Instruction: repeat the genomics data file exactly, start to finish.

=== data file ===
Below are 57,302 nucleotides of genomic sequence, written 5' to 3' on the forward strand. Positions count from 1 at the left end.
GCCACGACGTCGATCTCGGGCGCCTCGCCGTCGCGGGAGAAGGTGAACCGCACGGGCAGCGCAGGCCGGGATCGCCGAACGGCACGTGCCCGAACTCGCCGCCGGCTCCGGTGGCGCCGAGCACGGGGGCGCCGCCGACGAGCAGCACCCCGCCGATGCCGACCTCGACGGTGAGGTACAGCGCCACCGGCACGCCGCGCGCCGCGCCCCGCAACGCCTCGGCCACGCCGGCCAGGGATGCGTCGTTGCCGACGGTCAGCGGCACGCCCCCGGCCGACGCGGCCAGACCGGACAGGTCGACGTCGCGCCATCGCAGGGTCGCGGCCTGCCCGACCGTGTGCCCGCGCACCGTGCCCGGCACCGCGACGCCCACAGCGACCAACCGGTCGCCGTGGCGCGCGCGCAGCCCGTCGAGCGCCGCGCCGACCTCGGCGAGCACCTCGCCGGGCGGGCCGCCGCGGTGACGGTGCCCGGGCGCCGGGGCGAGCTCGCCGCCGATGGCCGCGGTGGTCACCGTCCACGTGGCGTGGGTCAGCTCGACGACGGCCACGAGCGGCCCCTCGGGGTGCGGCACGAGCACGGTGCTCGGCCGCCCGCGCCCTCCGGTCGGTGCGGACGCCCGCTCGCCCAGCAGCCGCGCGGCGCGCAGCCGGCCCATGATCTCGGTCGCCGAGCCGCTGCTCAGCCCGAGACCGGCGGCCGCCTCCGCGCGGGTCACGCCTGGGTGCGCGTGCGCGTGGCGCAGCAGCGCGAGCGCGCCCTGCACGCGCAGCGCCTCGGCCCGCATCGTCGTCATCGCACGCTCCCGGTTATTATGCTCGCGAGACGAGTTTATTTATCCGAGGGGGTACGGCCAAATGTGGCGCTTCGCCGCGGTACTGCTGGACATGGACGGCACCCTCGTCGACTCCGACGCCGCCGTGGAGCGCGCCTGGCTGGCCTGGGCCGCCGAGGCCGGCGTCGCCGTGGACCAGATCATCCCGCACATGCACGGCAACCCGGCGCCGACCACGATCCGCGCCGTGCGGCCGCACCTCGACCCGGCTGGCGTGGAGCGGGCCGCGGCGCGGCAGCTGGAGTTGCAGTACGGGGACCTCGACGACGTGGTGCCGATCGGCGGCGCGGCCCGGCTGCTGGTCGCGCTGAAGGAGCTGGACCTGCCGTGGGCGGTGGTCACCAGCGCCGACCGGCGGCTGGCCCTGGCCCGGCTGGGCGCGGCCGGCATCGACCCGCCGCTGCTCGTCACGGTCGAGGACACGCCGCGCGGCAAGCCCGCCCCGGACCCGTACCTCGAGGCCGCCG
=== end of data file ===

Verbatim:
Below are 57,302 nucleotides of genomic sequence, written 5' to 3' on the forward strand. Positions count from 1 at the left end.
GCCACGACGTCGATCTCGGGCGCCTCGCCGTCGCGGGAGAAGGTGAACCGCACGGGCAGCGCAGGCCGGGATCGCCGAACGGCACGTGCCCGAACTCGCCGCCGGCTCCGGTGGCGCCGAGCACGGGGGCGCCGCCGACGAGCAGCACCCCGCCGATGCCGACCTCGACGGTGAGGTACAGCGCCACCGGCACGCCGCGCGCCGCGCCCCGCAACGCCTCGGCCACGCCGGCCAGGGATGCGTCGTTGCCGACGGTCAGCGGCACGCCCCCGGCCGACGCGGCCAGACCGGACAGGTCGACGTCGCGCCATCGCAGGGTCGCGGCCTGCCCGACCGTGTGCCCGCGCACCGTGCCCGGCACCGCGACGCCCACAGCGACCAACCGGTCGCCGTGGCGCGCGCGCAGCCCGTCGAGCGCCGCGCCGACCTCGGCGAGCACCTCGCCGGGCGGGCCGCCGCGGTGACGGTGCCCGGGCGCCGGGGCGAGCTCGCCGCCGATGGCCGCGGTGGTCACCGTCCACGTGGCGTGGGTCAGCTCGACGACGGCCACGAGCGGCCCCTCGGGGTGCGGCACGAGCACGGTGCTCGGCCGCCCGCGCCCTCCGGTCGGTGCGGACGCCCGCTCGCCCAGCAGCCGCGCGGCGCGCAGCCGGCCCATGATCTCGGTCGCCGAGCCGCTGCTCAGCCCGAGACCGGCGGCCGCCTCCGCGCGGGTCACGCCTGGGTGCGCGTGCGCGTGGCGCAGCAGCGCGAGCGCGCCCTGCACGCGCAGCGCCTCGGCCCGCATCGTCGTCATCGCACGCTCCCGGTTATTATGCTCGCGAGACGAGTTTATTTATCCGAGGGGGTACGGCCAAATGTGGCGCTTCGCCGCGGTACTGCTGGACATGGACGGCACCCTCGTCGACTCCGACGCCGCCGTGGAGCGCGCCTGGCTGGCCTGGGCCGCCGAGGCCGGCGTCGCCGTGGACCAGATCATCCCGCACATGCACGGCAACCCGGCGCCGACCACGATCCGCGCCGTGCGGCCGCACCTCGACCCGGCTGGCGTGGAGCGGGCCGCGGCGCGGCAGCTGGAGTTGCAGTACGGGGACCTCGACGACGTGGTGCCGATCGGCGGCGCGGCCCGGCTGCTGGTCGCGCTGAAGGAGCTGGACCTGCCGTGGGCGGTGGTCACCAGCGCCGACCGGCGGCTGGCCCTGGCCCGGCTGGGCGCGGCCGGCATCGACCCGCCGCTGCTCGTCACGGTCGAGGACACGCCGCGCGGCAAGCCCGCCCCGGACCCGTACCTCGAGGCCGCCG